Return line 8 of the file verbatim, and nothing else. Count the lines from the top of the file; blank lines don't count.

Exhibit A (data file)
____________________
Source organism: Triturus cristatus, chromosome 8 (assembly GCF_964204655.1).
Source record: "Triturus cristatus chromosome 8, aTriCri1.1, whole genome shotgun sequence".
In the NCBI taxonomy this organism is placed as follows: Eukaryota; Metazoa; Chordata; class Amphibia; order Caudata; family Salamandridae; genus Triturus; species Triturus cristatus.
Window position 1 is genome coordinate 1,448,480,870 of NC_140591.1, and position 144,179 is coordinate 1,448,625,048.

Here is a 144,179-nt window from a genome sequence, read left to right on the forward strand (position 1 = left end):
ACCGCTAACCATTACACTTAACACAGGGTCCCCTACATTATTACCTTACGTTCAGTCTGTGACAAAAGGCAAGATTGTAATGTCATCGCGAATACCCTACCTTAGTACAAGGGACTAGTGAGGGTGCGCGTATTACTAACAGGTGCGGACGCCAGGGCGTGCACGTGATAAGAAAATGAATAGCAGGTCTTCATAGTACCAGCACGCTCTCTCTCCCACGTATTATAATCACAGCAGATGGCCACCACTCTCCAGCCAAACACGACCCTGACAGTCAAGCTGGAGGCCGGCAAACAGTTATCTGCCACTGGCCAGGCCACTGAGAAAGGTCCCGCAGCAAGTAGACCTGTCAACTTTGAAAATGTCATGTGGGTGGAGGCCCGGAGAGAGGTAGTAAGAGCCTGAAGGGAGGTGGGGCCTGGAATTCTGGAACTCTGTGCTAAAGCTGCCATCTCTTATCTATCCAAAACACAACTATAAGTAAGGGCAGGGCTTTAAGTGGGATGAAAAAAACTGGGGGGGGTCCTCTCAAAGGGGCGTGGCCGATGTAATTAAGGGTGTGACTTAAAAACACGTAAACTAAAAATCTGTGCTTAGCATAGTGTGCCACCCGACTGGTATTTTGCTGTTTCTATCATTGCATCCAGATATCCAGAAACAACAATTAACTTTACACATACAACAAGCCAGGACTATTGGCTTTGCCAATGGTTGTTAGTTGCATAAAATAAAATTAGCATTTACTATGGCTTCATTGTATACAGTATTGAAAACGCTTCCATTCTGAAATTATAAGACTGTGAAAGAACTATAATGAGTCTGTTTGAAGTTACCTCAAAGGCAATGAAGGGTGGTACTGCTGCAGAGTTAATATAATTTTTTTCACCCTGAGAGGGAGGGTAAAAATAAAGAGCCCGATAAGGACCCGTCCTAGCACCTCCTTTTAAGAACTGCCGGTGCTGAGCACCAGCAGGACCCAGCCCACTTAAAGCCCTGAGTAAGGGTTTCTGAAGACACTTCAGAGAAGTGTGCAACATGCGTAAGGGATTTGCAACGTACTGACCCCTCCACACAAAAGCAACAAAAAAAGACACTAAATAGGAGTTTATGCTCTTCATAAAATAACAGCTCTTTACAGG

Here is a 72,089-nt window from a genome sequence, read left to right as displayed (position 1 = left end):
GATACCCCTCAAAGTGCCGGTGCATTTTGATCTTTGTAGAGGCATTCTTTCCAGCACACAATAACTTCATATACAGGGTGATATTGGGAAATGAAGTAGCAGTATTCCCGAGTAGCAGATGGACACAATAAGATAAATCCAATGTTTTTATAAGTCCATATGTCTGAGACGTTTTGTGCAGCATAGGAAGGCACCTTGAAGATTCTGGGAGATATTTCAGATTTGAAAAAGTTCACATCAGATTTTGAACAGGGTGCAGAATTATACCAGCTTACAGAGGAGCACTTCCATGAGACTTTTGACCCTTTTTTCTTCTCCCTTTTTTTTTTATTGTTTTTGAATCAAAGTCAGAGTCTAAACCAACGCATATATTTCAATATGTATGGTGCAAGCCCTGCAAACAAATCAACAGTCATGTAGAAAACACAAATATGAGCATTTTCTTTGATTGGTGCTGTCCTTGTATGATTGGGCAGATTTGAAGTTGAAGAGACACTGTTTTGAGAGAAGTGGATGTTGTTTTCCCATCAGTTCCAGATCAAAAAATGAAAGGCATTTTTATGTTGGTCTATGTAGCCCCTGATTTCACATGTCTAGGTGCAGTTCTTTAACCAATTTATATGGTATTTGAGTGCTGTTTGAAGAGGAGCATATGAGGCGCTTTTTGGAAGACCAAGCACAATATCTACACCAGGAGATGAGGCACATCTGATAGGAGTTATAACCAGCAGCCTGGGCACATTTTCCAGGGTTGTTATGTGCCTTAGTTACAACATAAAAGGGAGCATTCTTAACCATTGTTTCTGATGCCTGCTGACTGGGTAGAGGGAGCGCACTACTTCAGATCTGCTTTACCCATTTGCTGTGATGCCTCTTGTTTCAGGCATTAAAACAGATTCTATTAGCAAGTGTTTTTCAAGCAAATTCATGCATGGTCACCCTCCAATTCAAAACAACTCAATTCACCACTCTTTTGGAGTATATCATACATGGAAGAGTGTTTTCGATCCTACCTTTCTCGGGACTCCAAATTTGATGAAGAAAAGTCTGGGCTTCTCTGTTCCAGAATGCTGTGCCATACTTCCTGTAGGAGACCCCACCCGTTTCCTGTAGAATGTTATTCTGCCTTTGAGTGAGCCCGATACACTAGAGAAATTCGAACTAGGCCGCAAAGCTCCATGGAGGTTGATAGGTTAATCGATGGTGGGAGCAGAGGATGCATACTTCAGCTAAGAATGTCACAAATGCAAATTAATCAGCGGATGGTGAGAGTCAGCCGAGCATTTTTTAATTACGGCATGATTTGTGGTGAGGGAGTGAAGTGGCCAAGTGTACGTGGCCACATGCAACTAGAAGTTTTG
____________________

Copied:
GATACCCCTCAAAGTGCCGGTGCATTTTGATCTTTGTAGAGGCATTCTTTCCAGCACACAATAACTTCATATACAGGGTGATATTGGGAAATGAAGTAGCAGTATTCCCGAGTAGCAGATGGACACAATAAGATAAATCCAATGTTTTTATAAGTCCATATGTCTGAGACGTTTTGTGCAGCATAGGAAGGCACCTTGAAGATTCTGGGAGATATTTCAGATTTGAAAAAGTTCACATCAGATTTTGAACAGGGTGCAGAATTATACCAGCTTACAGAGGAGCACTTCCATGAGACTTTTGACCCTTTTTTCTTCTCCCTTTTTTTTTTATTGTTTTTGAATCAAAGTCAGAGTCTAAACCAACGCATATATTTCAATATGTATGGTGCAAGCCCTGCAAACAAATCAACAGTCATGTAGAAAACACAAATATGAGCATTTTCTTTGATTGGTGCTGTCCTTGTATGATTGGGCAGATTTGAAGTTGAAGAGACACTGTTTTGAGAGAAGTGGATGTTGTTTTCCCATCAGTTCCAGATCAAAAAATGAAAGGCATTTTTATGTTGGTCTATGTAGCCCCTGATTTCACATGTCTAGGTGCAGTTCTTTAACCAATTTATATGGTATTTGAGTGCTGTTTGAAGAGGAGCATATGAGGCGCTTTTTGGAAGACCAAGCACAATATCTACACCAGGAGATGAGGCACATCTGATAGGAGTTATAACCAGCAGCCTGGGCACATTTTCCAGGGTTGTTATGTGCCTTAGTTACAACATAAAAGGGAGCATTCTTAACCATTGTTTCTGATGCCTGCTGACTGGGTAGAGGGAGCGCACTACTTCAGATCTGCTTTACCCATTTGCTGTGATGCCTCTTGTTTCAGGCATTAAAACAGATTCTATTAGCAAGTGTTTTTCAAGCAAATTCATGCATGGTCACCCTCCAATTCAAAACAACTCAATTCACCACTCTTTTGGAGTATATCATACATGGAAGAGTGTTTTCGATCCTACCTTTCTCGGGACTCCAAATTTGATGAAGAAAAGTCTGGGCTTCTCTGTTCCAGAATGCTGTGCCATACTTCCTGTAGGAGACCCCACCCGTTTCCTGTAGAATGTTATTCTGCCTTTGAGTGAGCCCGATACACTAGAGAAATTCGAACTAGGCCGCAAAGCTCCATGGAGGTTGATAGGTTAATCGATGGTGGGAGCAGAGGATGCATACTTCAGCTAAGAATGTCACAAATGCAAATTAATCAGCGGATGGTGAGAGTCAGCCGAGCATTTTTTAATTACGGCATGATTTGTGGTGAGGGAGTGAAGTGGCCAAGTGTACGTGGCCACATGCAACTAGAAGTTTTG